Creator’s Remorse in Silicon Valley


Douglas Groothuis

Article ID:



Sep 9, 2022


Jun 16, 2013

A review of
You Are Not a Gadget: A Manifesto
by Jaron Lanier
(Alfred A. Knopf, 2010)

This review first appeared in the Christian Research Journal, volume 34, number 01 (2011). For further information or to subscribe to the Christian Research Journal go to:

Jaron Lanier is a pioneer in virtual reality technology and a Silicon Valley insider. He argues, however, that much of what he helped create now threatens the dignity of human beings. As Thoreau put it, “We have become tools of our tools.” This led Lanier to write his first book, a quirky manifesto on the Internet and digital technologies. Lanier realizes that those who, like himself, create computer technologies are doing more than merely producing “cool stuff.” He fittingly observes that “technologies are extensions of ourselves and…our identities can be shifted by the quirks of gadgets. It is impossible to work with information technology without also engaging in social engineering” (p. 4).

Lanier’s main apprehension is with those who nearly deify the Internet by claiming that, given enough technological advancement, it will develop into a kind of global, mystical identity called “the noosphere.” (Lanier does not mention this, but this term is taken from Teilhard de Chardin to refer to a future state of human evolution.) Some, such as Kevin Kelly, think that this computer-generated reality—also called the “hive mind”—will transcend the abilities of any one person and open up new vistas of possibility for identity, economics, and culture in general. Lanier laments, however, that advocates of the hive mind threaten to leave the individual human person behind. The first section of Lanier’s book is thus titled, “What Is a Person?”

Oddly enough, Lanier does not claim to know the answer to this question. He writes, “‘What is a person?’ If I knew the answer to that, I might be able to program an artificial person in a computer. But I can’t. Being a person is not a pat formula, but a quest, a mystery, a leap of faith” (5). Lanier resists the idea that humans will someday become appendages to technology, since he respects human individuality and creativity. Yet he has no coherent worldview in which to place human personhood—beyond taking “a leap of faith.” Lanier’s faith has nothing to do with Christianity (which does not require an irrational leap of any kind) or any other world religion. He rejects both the intelligent design of the world (178) and the Bible as a source of divine revelation (46–47).

Christianity affirms that human beings are made in God’s image and likeness (Gen. 1:26) and therefore are not reducible to mechanical parts; nor are they subsumable under any nonpersonal category of being. A human being is not just another machine or gadget. We are, rather, finite sub-creators under an infinite-personal Creator, who have been assigned to cultivate and develop the world for the glory of God and for human flourishing. We are both material (made from dust) and spiritual (having received the breath of life) (see Gen. 2:7). This means that we possess a material substance (the body) and a spiritual substance (the soul), and one is not reducible to the other. King David proclaims that we are “fearfully and wonderfully made” (Ps. 139:14). Moreover, the Bible offers a way of life that values human beings and encourages them to live for the glory of God and to further His Kingdom (1 Cor. 10:31; Matt. 6:33).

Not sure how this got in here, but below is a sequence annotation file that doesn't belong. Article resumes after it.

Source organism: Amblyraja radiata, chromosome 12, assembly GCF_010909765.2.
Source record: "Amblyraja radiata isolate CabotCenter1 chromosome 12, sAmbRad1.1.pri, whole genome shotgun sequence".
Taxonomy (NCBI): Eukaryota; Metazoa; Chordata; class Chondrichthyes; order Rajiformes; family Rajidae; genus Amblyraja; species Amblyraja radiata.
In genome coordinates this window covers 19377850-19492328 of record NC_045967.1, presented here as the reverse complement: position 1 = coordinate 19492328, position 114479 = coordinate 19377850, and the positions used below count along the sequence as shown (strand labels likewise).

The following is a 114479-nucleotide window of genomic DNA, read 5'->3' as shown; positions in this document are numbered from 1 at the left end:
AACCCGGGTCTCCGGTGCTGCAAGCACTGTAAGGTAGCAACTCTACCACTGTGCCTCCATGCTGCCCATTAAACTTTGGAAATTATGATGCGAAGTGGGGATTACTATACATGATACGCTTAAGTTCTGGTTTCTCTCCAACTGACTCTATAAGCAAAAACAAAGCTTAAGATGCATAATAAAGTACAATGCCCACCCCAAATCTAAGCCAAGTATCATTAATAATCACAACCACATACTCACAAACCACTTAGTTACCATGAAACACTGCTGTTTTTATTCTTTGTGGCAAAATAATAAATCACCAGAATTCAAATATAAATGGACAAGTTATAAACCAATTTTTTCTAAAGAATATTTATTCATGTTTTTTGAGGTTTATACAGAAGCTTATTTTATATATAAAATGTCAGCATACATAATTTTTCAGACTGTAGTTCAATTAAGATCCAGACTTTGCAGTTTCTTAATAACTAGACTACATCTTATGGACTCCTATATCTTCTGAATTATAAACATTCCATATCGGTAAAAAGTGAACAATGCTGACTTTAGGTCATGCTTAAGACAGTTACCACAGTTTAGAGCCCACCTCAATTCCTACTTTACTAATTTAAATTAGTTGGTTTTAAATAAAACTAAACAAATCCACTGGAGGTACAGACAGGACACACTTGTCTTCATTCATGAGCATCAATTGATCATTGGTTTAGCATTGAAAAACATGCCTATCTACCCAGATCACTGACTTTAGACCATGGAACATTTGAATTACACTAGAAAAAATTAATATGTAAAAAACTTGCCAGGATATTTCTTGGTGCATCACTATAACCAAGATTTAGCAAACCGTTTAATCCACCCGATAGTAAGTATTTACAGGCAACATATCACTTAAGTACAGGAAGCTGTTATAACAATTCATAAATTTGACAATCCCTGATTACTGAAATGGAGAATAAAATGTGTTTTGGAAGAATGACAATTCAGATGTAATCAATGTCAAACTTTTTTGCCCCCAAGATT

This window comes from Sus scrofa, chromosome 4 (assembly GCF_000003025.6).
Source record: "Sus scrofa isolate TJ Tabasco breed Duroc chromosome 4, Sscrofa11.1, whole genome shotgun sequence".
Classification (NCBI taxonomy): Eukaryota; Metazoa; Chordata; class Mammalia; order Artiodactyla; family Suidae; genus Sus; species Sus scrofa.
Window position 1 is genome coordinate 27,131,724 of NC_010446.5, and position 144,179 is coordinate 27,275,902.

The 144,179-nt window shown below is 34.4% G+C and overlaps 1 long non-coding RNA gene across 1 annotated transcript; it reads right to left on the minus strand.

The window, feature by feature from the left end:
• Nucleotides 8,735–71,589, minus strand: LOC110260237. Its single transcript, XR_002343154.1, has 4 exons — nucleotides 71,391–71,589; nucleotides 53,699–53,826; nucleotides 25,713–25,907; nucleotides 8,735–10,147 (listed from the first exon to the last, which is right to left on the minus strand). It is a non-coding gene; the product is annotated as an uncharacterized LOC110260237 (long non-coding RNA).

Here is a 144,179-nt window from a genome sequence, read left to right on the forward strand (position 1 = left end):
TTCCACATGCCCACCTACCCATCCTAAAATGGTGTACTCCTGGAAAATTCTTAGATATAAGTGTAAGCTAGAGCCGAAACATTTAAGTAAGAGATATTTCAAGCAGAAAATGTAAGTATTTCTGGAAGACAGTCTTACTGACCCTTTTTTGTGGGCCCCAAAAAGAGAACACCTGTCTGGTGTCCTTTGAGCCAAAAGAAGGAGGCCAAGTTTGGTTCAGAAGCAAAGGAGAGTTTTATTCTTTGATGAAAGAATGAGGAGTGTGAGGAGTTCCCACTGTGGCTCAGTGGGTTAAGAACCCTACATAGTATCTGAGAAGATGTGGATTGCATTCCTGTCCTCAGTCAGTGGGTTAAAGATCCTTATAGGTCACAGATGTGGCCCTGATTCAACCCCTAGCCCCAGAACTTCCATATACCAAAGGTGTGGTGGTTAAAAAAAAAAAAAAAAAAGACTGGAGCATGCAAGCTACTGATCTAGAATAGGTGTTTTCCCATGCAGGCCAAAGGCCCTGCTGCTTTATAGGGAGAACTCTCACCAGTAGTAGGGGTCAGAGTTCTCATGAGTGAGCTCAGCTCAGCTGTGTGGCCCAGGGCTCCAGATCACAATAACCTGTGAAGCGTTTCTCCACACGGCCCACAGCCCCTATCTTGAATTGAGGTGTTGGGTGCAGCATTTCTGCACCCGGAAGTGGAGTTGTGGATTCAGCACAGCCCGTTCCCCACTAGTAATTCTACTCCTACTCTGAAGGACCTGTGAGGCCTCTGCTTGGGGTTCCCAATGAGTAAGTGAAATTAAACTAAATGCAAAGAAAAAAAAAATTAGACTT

Without this biblical foundation, Lanier’s worldview founders. He openly admits his double-mindedness about human persons. He cannot find “one single philosophy” for life. When he is considering the human brain (neuroscience), he takes humans to be mere mechanisms without immaterial souls. But as a “technologist,” Lanier takes “a mystical view of human beings,” acknowledging that his “first priority must be to avoid reducing people to mere devices. The best way to do that is to believe that the gadgets I can provide are inert tools and only useful because people have the magical ability to communicate meaning through them” (154). He admits, “I am contradicting myself here” (154). Of course, contradictions cannot be true. We cannot possibly be mere machines and magic makers at the same time and in the same respect. But biblically, we realize that while neuroscience tells us much about our brains, it can never penetrate to our souls, which are every bit as real as our brains, and can exist apart from the body (2 Cor. 5:1–10).

Lanier is not a gadget, but he does not know what he is. Given his ignorance, his assessment and advice about the digital world lack a sure foundation in knowable truth.

—Douglas Groothuis

Douglas Groothuis is professor of philosophy at Denver Seminary.

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